Tourists do end up in Novgorod, but usually just for a short visit on a day trip between Russia’s main attractions Moscow and St.Petersburg. But there is still much to see in this historic town and Russia’s first capital. Walking outside and inside the old Kremlin is certainly not the same experience as in Moscow but with combined visits to the impressing Yurev Monastery and the Museum of Wooden Houses outside the city, and maybe a slow stroll along the river Volkov, Novgorod the Great still has a charm of it’s own and one can just imagine how life would have been here over 1000 years ago when it was founded.
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Full name: Historic Monuments of Novgorod and Surroundings
1992 - InscribedReasons for inscription
1991 - DeferredBy Bureau, and not discussed by WHC that year: reformulation of the title requested, to "Historic Monuments of Novgorod" from "Historic Centre of Novgorod".
The site has 11 locations. Show all
- Churches on Miachino Lake: St John the Alms Giver Church and the Resurrection Church Novgorod, Oblast and District of Novgorod, Russian Federation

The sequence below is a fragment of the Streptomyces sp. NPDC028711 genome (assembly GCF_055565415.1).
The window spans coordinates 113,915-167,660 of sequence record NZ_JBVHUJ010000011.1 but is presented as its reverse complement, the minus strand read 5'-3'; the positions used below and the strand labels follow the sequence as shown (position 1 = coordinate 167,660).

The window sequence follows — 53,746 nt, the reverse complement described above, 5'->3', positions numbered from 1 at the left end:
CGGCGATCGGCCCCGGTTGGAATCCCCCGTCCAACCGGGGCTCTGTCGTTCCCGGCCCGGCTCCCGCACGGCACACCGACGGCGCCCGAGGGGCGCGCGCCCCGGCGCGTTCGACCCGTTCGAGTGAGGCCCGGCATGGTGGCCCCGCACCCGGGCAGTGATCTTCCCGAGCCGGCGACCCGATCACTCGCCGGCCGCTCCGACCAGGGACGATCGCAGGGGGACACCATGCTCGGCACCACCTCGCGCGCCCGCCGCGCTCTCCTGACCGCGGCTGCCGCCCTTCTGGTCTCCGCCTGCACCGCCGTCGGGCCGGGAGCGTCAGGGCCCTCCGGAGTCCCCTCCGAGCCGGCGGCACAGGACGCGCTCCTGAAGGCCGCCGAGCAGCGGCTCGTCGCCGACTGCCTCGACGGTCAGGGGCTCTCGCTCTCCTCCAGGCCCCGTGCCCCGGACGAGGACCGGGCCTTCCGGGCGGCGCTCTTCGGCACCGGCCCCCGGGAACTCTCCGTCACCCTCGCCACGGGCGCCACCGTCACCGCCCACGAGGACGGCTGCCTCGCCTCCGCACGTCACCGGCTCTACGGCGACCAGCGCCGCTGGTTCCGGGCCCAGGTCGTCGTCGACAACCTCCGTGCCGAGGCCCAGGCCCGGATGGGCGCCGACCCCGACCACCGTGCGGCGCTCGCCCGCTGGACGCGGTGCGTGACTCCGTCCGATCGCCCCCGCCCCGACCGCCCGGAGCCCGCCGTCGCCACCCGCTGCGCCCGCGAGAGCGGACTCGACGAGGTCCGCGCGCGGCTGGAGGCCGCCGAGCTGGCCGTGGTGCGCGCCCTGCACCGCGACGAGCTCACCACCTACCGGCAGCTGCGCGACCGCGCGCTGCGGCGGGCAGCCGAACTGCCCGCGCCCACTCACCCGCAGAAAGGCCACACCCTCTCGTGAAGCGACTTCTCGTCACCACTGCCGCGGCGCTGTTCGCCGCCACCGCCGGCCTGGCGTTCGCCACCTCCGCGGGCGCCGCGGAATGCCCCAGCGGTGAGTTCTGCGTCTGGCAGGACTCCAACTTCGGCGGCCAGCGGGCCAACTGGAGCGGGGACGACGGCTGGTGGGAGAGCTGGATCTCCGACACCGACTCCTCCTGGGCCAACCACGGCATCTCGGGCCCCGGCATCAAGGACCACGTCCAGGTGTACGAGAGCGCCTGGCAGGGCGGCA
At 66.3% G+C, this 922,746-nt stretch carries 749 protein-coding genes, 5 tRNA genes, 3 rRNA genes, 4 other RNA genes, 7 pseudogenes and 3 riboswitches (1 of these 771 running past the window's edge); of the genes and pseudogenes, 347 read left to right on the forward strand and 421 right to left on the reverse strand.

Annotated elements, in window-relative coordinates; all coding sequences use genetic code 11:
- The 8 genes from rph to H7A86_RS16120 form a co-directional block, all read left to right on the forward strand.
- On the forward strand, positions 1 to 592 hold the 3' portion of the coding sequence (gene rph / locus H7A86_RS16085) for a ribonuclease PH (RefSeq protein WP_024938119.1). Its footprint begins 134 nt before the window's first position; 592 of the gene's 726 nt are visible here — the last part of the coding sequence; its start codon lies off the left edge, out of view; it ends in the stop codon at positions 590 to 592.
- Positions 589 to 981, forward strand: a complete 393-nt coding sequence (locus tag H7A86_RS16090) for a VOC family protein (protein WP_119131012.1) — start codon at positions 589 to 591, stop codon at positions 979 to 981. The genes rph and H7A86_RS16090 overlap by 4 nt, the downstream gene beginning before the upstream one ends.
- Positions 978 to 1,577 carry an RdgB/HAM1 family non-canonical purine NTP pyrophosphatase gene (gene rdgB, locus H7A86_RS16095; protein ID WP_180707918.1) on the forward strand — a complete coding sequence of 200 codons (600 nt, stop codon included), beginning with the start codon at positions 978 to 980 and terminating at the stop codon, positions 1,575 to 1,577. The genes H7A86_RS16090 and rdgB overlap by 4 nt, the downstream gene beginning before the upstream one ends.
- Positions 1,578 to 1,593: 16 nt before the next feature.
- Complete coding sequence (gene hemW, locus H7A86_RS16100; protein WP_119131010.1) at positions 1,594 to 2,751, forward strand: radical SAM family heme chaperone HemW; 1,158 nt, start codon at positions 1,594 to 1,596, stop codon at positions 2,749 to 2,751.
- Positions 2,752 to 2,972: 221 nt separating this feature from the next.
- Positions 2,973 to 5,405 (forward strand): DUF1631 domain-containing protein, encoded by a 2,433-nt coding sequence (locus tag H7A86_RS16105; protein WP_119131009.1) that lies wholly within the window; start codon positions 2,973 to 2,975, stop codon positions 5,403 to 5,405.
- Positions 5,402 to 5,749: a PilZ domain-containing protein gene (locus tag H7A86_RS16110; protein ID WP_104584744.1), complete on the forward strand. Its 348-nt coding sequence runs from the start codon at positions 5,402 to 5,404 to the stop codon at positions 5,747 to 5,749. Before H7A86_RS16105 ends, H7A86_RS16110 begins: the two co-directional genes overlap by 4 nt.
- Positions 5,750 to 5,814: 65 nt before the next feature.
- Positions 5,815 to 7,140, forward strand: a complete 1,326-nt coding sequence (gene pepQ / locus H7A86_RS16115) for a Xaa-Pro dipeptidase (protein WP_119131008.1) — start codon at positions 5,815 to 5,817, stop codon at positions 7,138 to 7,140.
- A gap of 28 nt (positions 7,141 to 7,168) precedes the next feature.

- Historic Centre of Novgorod (east) with the Yaroslav's Court Cluster and Our Lady of the Sign Monastery Novgorod, Oblast and District of Novgorod, Russian Federation
- Historic Centre of Novgorod (west) and the Novgorod Kremlin Novgorod, Oblast and District of Novgorod, Russian Federation
- Peryn Monastery Novgorod, Oblast and District of Novgorod, Russian Federation
- Remains of the Annunciation Church at Gorodishche Gorodishche, Oblast and District of Novgorod, Russian Federation
- St Anthony Monastery Novgorod, Oblast and District of Novgorod, Russian Federation
- Sts Peter and Paul Church on Silnishche Silnishche, Oblast and District of Novgorod, Russian Federation
- The Church of Our Saviour at Nereditsa Nereditsa, Oblast and District of Novgorod, Russian Federation
- The Nativity of Christ Church in the Field Novgorod, Oblast and District of Novgorod, Russian Federation
- Yuriev Monastery Novgorod, Oblast and District of Novgorod, Russian Federation
- Zverin Monastery and its environs Novgorod, Oblast and District of Novgorod, Russian Federation
The site has 17 connections. Show all
- Gold Surfaces Golden dome of Saint Sophia Cathedral in Novgorod
- Damaged in World War II German troop destroyed Nereditsa church.
- Viking settlements It was founded by the Varangian dynasty
- Ivan the Terrible ravaged it in the infamous Massacre of Novgorod (1570)
Religion and Belief
- Cathedrals St Sophia
- Built in the 11th century "veritable "conservatory" of Russian architecture of the Middle Ages and later periods (llth-19th centuries)" (AB ev); St. Sophia Cathedral is from 1045-1050
WHS on Other Lists
- Memory of the World Ostromir Gospel (2011) - it was created as a donation to St. Sophia's, the new church of Novgorod, where it remained for several centuries until its removal to Moscow (it is now in St. Petersburg)